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09 March 2008

Comments

Evan Jones

First, thanks for your kind words and thoughtful criticism.

Regarding that last paragraph, consider it an appeal to the future, not a description of the present. Those informatics are (generally) not available at this time. But they can be, and if I have anything to say about it, they will be.

Here is how I explained it in the comments section of the original article. (You can post this here or not as you wish, but it does, in a way, address what you say.)

That last paragraph is a tall order. One that is commonly unavailable on a whole host of important subjects, and therefore regarded as impossible to achieve.

If one were to boil down global warming points to one side of a postcard, you’d get a metapostcard with perhaps a dozen or so of the most basic points, each point of which would merit a postcard of its own.

The most casual observer could easily learn the issues on card #1. He wouldn’t know all the answers, but at least he’d be able to frame the questions. Anyone who cared to look into the subject casually (the “one evening rule”) could easily get the second set of postcards under his belt.

That is about as much as a standard voter will warehouse on most subjects. The idea is to draw up those “postcards” in such a manner as to allow the voter to “drill down” on any given point. The problem is that we all to often begin drilling down without even having warehoused the very basic broad spectrum (i.e., postcard #1).

It is up to the experts and the teachers among us to make sure that the limited space it utilized to effect. We are not teaching man as we would have him; we must teach him as he is, with all his modern limitations (and advantages).

FOR EXAMPLE

If you are going to learn the history of China (all of it), postcard #1 consists of a list of the major dynasties (and interregnums) with perhaps a single sentence characterizing each one. And perhaps the most prominent dozen names and achievements. That’s it.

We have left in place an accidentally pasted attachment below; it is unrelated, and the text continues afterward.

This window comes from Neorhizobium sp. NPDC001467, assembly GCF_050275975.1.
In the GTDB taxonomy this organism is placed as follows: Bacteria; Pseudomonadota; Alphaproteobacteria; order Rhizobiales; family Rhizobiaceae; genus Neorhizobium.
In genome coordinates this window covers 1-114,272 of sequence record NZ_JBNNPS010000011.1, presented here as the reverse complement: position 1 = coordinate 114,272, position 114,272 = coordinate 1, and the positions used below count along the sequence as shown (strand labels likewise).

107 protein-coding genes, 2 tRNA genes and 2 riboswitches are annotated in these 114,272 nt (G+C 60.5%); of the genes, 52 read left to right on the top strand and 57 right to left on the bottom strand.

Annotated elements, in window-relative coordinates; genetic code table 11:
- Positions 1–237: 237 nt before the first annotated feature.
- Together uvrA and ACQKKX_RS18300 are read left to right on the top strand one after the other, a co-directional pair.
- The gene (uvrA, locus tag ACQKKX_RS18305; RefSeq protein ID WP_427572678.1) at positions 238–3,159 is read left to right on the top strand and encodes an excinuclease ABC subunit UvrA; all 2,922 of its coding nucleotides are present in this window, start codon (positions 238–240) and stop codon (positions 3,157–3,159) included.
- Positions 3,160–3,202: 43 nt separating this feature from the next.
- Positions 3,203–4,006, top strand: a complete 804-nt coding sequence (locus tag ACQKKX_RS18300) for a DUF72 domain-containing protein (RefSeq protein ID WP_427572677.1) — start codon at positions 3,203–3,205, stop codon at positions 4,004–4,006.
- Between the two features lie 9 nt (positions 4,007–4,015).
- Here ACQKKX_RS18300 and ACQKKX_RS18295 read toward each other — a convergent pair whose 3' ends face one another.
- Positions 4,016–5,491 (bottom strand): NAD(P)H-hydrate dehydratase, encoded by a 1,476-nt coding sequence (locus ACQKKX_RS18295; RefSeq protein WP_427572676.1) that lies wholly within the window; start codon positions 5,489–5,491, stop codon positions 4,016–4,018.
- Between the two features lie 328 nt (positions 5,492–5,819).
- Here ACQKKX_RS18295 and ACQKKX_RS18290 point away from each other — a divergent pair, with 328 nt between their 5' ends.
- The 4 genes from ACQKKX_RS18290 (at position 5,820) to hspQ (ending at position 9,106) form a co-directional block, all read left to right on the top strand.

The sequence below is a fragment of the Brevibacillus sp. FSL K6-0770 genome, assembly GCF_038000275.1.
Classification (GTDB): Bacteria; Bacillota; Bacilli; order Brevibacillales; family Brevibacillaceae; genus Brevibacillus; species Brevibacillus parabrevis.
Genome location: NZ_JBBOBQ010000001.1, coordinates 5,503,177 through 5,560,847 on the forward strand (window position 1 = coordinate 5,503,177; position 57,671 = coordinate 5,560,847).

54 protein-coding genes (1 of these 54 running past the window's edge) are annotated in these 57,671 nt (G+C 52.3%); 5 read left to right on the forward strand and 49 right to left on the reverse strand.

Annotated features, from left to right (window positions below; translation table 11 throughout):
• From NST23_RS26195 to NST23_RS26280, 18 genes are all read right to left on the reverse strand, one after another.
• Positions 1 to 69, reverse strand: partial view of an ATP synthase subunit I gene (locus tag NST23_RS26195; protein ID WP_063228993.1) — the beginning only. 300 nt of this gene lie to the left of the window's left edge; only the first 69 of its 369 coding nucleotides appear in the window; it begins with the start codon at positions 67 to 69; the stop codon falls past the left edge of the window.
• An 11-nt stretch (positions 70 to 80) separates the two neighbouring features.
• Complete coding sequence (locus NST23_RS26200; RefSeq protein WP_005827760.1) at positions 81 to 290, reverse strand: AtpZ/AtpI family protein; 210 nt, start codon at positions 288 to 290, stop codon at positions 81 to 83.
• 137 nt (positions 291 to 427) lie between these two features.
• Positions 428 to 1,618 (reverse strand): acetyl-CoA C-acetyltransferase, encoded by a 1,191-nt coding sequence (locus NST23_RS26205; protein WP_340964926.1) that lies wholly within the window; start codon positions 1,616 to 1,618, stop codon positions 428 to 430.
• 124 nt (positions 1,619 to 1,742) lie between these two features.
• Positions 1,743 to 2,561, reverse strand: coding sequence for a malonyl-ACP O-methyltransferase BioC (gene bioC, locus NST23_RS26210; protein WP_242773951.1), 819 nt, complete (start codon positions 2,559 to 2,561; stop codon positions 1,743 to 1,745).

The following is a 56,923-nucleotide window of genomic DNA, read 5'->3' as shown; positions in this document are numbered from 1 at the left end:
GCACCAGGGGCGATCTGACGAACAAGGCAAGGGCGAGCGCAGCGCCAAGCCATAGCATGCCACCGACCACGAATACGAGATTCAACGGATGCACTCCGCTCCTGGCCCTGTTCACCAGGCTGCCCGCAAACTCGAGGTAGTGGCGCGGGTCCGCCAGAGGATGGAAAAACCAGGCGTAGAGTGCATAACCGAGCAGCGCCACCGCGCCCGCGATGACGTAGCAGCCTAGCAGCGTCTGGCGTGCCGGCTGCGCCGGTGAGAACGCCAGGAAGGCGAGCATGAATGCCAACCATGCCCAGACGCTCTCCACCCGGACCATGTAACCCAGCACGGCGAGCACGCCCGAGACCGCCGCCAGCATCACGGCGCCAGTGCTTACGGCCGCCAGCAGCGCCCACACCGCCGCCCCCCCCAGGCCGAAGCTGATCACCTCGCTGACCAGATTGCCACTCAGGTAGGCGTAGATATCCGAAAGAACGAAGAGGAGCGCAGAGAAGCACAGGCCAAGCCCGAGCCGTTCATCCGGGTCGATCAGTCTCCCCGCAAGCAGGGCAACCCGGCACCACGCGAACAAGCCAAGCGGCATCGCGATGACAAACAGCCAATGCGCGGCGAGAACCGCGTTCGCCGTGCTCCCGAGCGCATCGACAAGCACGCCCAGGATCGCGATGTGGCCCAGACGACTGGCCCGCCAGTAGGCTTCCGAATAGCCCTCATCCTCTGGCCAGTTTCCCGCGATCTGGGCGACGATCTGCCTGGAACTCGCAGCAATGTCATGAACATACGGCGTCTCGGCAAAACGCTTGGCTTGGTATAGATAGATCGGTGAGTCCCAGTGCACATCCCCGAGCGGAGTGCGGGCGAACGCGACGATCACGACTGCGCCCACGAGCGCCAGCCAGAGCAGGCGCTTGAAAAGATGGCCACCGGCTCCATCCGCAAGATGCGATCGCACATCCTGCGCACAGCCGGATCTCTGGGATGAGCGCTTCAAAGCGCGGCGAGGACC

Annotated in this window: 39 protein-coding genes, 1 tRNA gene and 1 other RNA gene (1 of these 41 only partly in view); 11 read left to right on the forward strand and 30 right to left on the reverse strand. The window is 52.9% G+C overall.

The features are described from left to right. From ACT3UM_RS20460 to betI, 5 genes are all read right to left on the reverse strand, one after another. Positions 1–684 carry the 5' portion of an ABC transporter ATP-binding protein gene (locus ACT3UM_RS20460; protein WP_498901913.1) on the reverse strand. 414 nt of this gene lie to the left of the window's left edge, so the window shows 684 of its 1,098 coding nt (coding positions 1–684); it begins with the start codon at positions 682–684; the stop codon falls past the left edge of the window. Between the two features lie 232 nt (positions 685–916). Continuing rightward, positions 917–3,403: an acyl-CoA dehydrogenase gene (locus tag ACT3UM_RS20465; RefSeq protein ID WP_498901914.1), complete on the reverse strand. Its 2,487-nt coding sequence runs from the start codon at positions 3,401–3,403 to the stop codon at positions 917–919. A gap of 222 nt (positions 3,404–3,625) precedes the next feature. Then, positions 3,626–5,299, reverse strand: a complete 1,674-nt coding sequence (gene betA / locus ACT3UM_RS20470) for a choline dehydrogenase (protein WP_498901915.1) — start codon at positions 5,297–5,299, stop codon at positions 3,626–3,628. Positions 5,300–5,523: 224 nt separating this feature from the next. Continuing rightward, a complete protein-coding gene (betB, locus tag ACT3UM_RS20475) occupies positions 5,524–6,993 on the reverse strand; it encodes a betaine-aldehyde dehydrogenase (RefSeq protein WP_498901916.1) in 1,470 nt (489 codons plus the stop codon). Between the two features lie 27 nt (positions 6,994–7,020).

The next set of postcards is one dynasty (or “time of troubles”) apiece. With a sentence or two on each of the main military/political, cultural/religious, economic/wealth issues and people.

Once you know that much, as little as it is, you can go ANYWHERE.

You’d be very surprised how many honors students of Chinese history can’t rattle that off (even the first postcard’s worth). Too much damn Southern Sung peasant life gets one lost in the muck if one does not have command of the signposts. Yes, drilldown is necessary for specialization. But before you can take off your skin and dance around in your bones, you lack perspective.

This is very basic knowledge and can be easily acquired in a very short period of time by the layman. But once he has it down (or at least has his reference handy) he can hang any piece of knowledge on the tree. Therefore the knowledge accumulates rather than degrades.

The expert all to often can’t bear to do this. He must needs shove moldy tomes at a body and drone on for hours of confusing details, leaving one overwhelmed, discouraged, and possibly less wiser than before. But when he does this, he is not performing his most necessary function to society at large.

It is my intention to do that first double set of postcards for Global Warming. And the third set as well. Drilling down ONLY as necessary so as to inform the controversy (as opposed to providing a full course in Earth Science, Biology, and Wave Physics).

There are a lot of these issues voters must deal with besides GW, for example, economics and military/foreign policy. So we must make the GW knowledge very basic, very easy, and very informative so as to leave enough "room" for the others. (Mark Twain is quoted as saying, “I would have written you a shorter letter, but I didn’t have the time.”)

George Rebane

I have an expanded response to Evan Jones' wonderful comments in a new post titled 'Postcards into a Fearsome Future – A Dialogue with Evan Jones'

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